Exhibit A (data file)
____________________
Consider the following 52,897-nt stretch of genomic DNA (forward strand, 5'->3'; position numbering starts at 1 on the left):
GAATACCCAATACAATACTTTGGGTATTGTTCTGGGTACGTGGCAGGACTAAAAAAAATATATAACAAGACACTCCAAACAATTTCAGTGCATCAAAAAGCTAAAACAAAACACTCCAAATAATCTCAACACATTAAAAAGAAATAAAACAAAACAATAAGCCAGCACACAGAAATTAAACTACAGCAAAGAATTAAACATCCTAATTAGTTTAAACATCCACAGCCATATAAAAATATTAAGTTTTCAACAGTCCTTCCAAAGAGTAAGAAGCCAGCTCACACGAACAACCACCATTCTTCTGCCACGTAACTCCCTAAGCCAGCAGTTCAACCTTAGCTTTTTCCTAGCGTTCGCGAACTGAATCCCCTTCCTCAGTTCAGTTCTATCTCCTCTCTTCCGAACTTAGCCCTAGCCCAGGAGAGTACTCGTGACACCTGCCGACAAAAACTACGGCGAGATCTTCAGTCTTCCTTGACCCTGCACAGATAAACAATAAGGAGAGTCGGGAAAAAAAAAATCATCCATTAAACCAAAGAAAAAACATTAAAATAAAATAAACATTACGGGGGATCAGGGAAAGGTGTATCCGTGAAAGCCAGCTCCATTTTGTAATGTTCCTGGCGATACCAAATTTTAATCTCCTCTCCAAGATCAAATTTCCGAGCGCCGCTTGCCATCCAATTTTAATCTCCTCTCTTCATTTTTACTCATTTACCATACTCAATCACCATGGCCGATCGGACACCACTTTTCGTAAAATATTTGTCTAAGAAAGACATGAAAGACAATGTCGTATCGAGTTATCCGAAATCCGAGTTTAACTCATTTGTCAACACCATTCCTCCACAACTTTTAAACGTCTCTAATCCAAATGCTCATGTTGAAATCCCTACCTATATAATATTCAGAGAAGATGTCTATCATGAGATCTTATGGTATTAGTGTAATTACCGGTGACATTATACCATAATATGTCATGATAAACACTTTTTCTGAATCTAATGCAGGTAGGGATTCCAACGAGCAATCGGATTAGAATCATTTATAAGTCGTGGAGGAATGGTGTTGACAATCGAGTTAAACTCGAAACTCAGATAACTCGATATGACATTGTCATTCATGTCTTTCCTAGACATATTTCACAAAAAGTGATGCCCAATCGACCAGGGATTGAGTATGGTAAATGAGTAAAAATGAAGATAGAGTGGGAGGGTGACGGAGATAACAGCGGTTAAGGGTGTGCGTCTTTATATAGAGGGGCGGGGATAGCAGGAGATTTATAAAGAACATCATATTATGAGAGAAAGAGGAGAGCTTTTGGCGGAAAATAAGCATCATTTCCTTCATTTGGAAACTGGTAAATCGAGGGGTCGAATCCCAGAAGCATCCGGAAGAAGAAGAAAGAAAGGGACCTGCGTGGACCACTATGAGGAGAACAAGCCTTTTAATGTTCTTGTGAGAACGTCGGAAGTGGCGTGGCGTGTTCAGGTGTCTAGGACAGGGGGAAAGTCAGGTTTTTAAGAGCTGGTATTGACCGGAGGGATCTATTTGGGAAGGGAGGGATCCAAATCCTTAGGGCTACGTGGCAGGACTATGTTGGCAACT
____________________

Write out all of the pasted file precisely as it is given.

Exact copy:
Consider the following 52,897-nt stretch of genomic DNA (forward strand, 5'->3'; position numbering starts at 1 on the left):
GAATACCCAATACAATACTTTGGGTATTGTTCTGGGTACGTGGCAGGACTAAAAAAAATATATAACAAGACACTCCAAACAATTTCAGTGCATCAAAAAGCTAAAACAAAACACTCCAAATAATCTCAACACATTAAAAAGAAATAAAACAAAACAATAAGCCAGCACACAGAAATTAAACTACAGCAAAGAATTAAACATCCTAATTAGTTTAAACATCCACAGCCATATAAAAATATTAAGTTTTCAACAGTCCTTCCAAAGAGTAAGAAGCCAGCTCACACGAACAACCACCATTCTTCTGCCACGTAACTCCCTAAGCCAGCAGTTCAACCTTAGCTTTTTCCTAGCGTTCGCGAACTGAATCCCCTTCCTCAGTTCAGTTCTATCTCCTCTCTTCCGAACTTAGCCCTAGCCCAGGAGAGTACTCGTGACACCTGCCGACAAAAACTACGGCGAGATCTTCAGTCTTCCTTGACCCTGCACAGATAAACAATAAGGAGAGTCGGGAAAAAAAAAATCATCCATTAAACCAAAGAAAAAACATTAAAATAAAATAAACATTACGGGGGATCAGGGAAAGGTGTATCCGTGAAAGCCAGCTCCATTTTGTAATGTTCCTGGCGATACCAAATTTTAATCTCCTCTCCAAGATCAAATTTCCGAGCGCCGCTTGCCATCCAATTTTAATCTCCTCTCTTCATTTTTACTCATTTACCATACTCAATCACCATGGCCGATCGGACACCACTTTTCGTAAAATATTTGTCTAAGAAAGACATGAAAGACAATGTCGTATCGAGTTATCCGAAATCCGAGTTTAACTCATTTGTCAACACCATTCCTCCACAACTTTTAAACGTCTCTAATCCAAATGCTCATGTTGAAATCCCTACCTATATAATATTCAGAGAAGATGTCTATCATGAGATCTTATGGTATTAGTGTAATTACCGGTGACATTATACCATAATATGTCATGATAAACACTTTTTCTGAATCTAATGCAGGTAGGGATTCCAACGAGCAATCGGATTAGAATCATTTATAAGTCGTGGAGGAATGGTGTTGACAATCGAGTTAAACTCGAAACTCAGATAACTCGATATGACATTGTCATTCATGTCTTTCCTAGACATATTTCACAAAAAGTGATGCCCAATCGACCAGGGATTGAGTATGGTAAATGAGTAAAAATGAAGATAGAGTGGGAGGGTGACGGAGATAACAGCGGTTAAGGGTGTGCGTCTTTATATAGAGGGGCGGGGATAGCAGGAGATTTATAAAGAACATCATATTATGAGAGAAAGAGGAGAGCTTTTGGCGGAAAATAAGCATCATTTCCTTCATTTGGAAACTGGTAAATCGAGGGGTCGAATCCCAGAAGCATCCGGAAGAAGAAGAAAGAAAGGGACCTGCGTGGACCACTATGAGGAGAACAAGCCTTTTAATGTTCTTGTGAGAACGTCGGAAGTGGCGTGGCGTGTTCAGGTGTCTAGGACAGGGGGAAAGTCAGGTTTTTAAGAGCTGGTATTGACCGGAGGGATCTATTTGGGAAGGGAGGGATCCAAATCCTTAGGGCTACGTGGCAGGACTATGTTGGCAACT